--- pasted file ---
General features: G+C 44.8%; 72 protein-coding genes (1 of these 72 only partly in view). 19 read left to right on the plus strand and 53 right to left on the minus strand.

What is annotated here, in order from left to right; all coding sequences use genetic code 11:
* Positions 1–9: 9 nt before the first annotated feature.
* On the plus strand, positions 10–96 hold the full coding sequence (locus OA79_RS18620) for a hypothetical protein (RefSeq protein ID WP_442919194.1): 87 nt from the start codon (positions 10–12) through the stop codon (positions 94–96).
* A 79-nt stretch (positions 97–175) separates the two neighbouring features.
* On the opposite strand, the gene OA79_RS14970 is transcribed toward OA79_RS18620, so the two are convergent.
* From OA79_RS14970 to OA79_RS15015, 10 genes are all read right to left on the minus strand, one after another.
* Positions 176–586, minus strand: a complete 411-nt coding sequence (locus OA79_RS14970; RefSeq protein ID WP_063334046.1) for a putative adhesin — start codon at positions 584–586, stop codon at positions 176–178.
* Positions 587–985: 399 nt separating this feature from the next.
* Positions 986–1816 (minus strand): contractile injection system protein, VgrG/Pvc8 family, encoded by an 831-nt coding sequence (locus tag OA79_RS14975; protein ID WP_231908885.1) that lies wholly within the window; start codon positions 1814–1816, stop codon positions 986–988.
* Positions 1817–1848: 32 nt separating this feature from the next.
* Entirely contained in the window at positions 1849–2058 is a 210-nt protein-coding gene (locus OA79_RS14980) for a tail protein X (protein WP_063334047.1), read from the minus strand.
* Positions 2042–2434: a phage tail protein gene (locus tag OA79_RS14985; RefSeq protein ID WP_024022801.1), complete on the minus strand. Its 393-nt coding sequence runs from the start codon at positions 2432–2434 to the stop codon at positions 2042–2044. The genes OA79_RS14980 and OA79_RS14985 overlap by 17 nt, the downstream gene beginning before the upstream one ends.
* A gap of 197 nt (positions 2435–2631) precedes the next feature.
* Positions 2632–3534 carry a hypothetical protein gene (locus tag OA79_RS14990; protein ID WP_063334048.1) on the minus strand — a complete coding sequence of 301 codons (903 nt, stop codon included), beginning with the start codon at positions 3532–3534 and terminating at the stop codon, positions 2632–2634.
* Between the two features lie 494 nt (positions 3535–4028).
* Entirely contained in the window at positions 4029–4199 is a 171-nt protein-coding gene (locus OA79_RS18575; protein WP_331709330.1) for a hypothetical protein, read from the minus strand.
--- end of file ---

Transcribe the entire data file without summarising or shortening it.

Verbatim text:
General features: G+C 44.8%; 72 protein-coding genes (1 of these 72 only partly in view). 19 read left to right on the plus strand and 53 right to left on the minus strand.

What is annotated here, in order from left to right; all coding sequences use genetic code 11:
* Positions 1–9: 9 nt before the first annotated feature.
* On the plus strand, positions 10–96 hold the full coding sequence (locus OA79_RS18620) for a hypothetical protein (RefSeq protein ID WP_442919194.1): 87 nt from the start codon (positions 10–12) through the stop codon (positions 94–96).
* A 79-nt stretch (positions 97–175) separates the two neighbouring features.
* On the opposite strand, the gene OA79_RS14970 is transcribed toward OA79_RS18620, so the two are convergent.
* From OA79_RS14970 to OA79_RS15015, 10 genes are all read right to left on the minus strand, one after another.
* Positions 176–586, minus strand: a complete 411-nt coding sequence (locus OA79_RS14970; RefSeq protein ID WP_063334046.1) for a putative adhesin — start codon at positions 584–586, stop codon at positions 176–178.
* Positions 587–985: 399 nt separating this feature from the next.
* Positions 986–1816 (minus strand): contractile injection system protein, VgrG/Pvc8 family, encoded by an 831-nt coding sequence (locus tag OA79_RS14975; protein ID WP_231908885.1) that lies wholly within the window; start codon positions 1814–1816, stop codon positions 986–988.
* Positions 1817–1848: 32 nt separating this feature from the next.
* Entirely contained in the window at positions 1849–2058 is a 210-nt protein-coding gene (locus OA79_RS14980) for a tail protein X (protein WP_063334047.1), read from the minus strand.
* Positions 2042–2434: a phage tail protein gene (locus tag OA79_RS14985; RefSeq protein ID WP_024022801.1), complete on the minus strand. Its 393-nt coding sequence runs from the start codon at positions 2432–2434 to the stop codon at positions 2042–2044. The genes OA79_RS14980 and OA79_RS14985 overlap by 17 nt, the downstream gene beginning before the upstream one ends.
* A gap of 197 nt (positions 2435–2631) precedes the next feature.
* Positions 2632–3534 carry a hypothetical protein gene (locus tag OA79_RS14990; protein ID WP_063334048.1) on the minus strand — a complete coding sequence of 301 codons (903 nt, stop codon included), beginning with the start codon at positions 3532–3534 and terminating at the stop codon, positions 2632–2634.
* Between the two features lie 494 nt (positions 3535–4028).
* Entirely contained in the window at positions 4029–4199 is a 171-nt protein-coding gene (locus OA79_RS18575; protein WP_331709330.1) for a hypothetical protein, read from the minus strand.